There are lots of possible truthful answers to Jesus' question "Who do people say that the Son of Man is?" (Matthew 16:13); prophet, teacher, storyteller, healer, wonder-worker, rabble-rouser, friend, exorcist, Nazarene, Jew, son of Joseph. We come to know one another from many angles; in experiences and relationships, by what others say; on Facebook, Twitter, the six o'clock news; at Monday coffee group, happy hour; through factory newsletters, class yearbooks. One might be, all at once, author, gardener, mother, felon, philanthropist, swimmer.
Jesus begins by asking what people say about him---what's the word on the street? As expected, responses are a mixture of religious, political, and personal perspectives. Then Jesus cuts closer, exacting from his disciples their answer. "Who do you say that I am?" (Matthew 16:15). It might seem that he's quizzing the group with a trick question to see who answers rightly and thus gets rewarded with keys to the kingdom of heaven.
Peter's answer gains him the glory. If that episode was all Matthew's gospel recorded, we might conclude that Peter did, in fact, recognize Jesus more clearly than the others. But every one of the disciples had made that very same confession. "You are the Son of God.", in the safety of a seaworthy boat with Jesus on a calmed sea (Matthew 14:33). In this sense, Peter's response was predictable.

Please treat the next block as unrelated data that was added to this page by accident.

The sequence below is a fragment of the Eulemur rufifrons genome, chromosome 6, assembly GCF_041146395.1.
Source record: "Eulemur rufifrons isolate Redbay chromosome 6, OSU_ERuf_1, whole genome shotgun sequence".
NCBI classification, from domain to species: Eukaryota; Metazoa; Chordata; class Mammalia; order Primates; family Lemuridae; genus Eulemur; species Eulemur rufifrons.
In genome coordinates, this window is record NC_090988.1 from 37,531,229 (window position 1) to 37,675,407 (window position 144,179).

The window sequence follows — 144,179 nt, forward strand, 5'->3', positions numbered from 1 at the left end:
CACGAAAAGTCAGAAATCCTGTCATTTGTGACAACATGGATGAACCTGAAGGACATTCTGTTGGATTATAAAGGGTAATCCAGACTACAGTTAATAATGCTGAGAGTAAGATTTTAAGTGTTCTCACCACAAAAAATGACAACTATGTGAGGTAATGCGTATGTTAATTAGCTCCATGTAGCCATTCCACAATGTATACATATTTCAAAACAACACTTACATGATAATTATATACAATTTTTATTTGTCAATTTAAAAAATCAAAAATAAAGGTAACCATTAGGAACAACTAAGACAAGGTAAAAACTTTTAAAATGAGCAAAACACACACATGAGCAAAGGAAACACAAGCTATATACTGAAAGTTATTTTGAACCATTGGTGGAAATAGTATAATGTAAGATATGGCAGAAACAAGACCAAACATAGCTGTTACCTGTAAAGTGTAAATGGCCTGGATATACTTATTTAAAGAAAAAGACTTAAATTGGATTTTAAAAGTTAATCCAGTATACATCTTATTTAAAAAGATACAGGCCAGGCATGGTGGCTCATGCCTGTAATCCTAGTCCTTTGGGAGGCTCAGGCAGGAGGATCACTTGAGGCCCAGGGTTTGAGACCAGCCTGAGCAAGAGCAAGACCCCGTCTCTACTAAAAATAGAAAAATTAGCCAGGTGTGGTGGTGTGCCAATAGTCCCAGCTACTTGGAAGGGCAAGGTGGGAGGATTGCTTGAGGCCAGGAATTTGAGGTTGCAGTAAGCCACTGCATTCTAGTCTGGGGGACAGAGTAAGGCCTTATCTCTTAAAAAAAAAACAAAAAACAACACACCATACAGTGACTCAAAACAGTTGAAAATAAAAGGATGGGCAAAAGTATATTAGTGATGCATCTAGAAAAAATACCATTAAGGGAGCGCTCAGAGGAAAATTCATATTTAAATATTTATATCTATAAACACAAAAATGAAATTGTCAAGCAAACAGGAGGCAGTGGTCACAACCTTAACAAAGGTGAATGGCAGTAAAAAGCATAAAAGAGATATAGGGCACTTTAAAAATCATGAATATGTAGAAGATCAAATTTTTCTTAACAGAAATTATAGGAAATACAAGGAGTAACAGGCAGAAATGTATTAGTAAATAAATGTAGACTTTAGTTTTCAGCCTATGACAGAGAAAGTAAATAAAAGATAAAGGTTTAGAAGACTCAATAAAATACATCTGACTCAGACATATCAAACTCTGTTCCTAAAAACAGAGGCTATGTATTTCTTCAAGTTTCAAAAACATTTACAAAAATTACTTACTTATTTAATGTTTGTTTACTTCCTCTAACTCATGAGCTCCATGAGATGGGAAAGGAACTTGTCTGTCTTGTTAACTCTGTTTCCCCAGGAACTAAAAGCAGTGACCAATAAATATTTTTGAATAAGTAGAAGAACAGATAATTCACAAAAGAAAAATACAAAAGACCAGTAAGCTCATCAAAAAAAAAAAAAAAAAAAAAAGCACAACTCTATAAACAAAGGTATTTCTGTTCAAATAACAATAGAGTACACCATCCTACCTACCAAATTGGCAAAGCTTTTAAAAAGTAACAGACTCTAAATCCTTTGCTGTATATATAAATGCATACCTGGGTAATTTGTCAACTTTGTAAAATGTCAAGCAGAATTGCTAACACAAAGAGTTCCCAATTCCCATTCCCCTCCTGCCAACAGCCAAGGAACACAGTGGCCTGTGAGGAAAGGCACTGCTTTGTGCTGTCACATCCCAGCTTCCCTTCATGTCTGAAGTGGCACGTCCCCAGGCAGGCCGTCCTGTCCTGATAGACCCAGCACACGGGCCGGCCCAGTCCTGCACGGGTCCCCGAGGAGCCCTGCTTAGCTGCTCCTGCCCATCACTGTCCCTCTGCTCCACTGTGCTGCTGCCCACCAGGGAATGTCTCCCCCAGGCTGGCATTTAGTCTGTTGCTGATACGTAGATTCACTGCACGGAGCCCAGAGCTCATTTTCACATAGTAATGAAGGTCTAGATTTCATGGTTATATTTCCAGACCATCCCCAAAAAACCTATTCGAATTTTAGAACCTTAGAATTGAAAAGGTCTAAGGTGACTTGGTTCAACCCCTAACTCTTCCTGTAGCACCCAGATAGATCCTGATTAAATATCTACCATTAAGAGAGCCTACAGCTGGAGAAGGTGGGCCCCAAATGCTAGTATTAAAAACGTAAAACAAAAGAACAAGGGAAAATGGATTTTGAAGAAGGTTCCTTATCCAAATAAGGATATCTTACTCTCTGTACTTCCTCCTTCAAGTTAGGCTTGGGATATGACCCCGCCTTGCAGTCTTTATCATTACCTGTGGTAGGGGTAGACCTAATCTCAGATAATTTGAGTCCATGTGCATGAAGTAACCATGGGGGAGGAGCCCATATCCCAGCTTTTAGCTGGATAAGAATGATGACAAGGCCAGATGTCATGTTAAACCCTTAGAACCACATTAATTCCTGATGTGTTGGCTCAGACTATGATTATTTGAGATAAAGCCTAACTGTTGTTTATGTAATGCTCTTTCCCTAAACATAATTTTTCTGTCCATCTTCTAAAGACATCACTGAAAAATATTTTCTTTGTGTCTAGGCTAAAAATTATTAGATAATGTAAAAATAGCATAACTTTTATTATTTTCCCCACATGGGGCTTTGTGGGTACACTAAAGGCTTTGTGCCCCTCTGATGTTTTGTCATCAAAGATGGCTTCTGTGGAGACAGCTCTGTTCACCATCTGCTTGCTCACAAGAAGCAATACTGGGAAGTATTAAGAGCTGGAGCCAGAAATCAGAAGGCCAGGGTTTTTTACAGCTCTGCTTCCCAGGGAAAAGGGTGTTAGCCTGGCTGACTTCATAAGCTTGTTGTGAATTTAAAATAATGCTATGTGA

However, Matthew bothers to write that this happ3end in Caesarea Philippi, also known as Paneas, site of a famous shrine to Pan, god of shepherds. Named for Caesar, the emperor, and Philip, ruler of the region, it is identified with imperial power. In the context of tremendous political and religious forces, Jesus ask, "Who do you say that I am?".
In this sense, it is a brave confession when Peter names Jesus---not Caesar---as Chosen, Lord, and presence of God. Jesus' way of blessing the world contradicts all that empire is about. On that confession the church is called to stand---today. Dare we?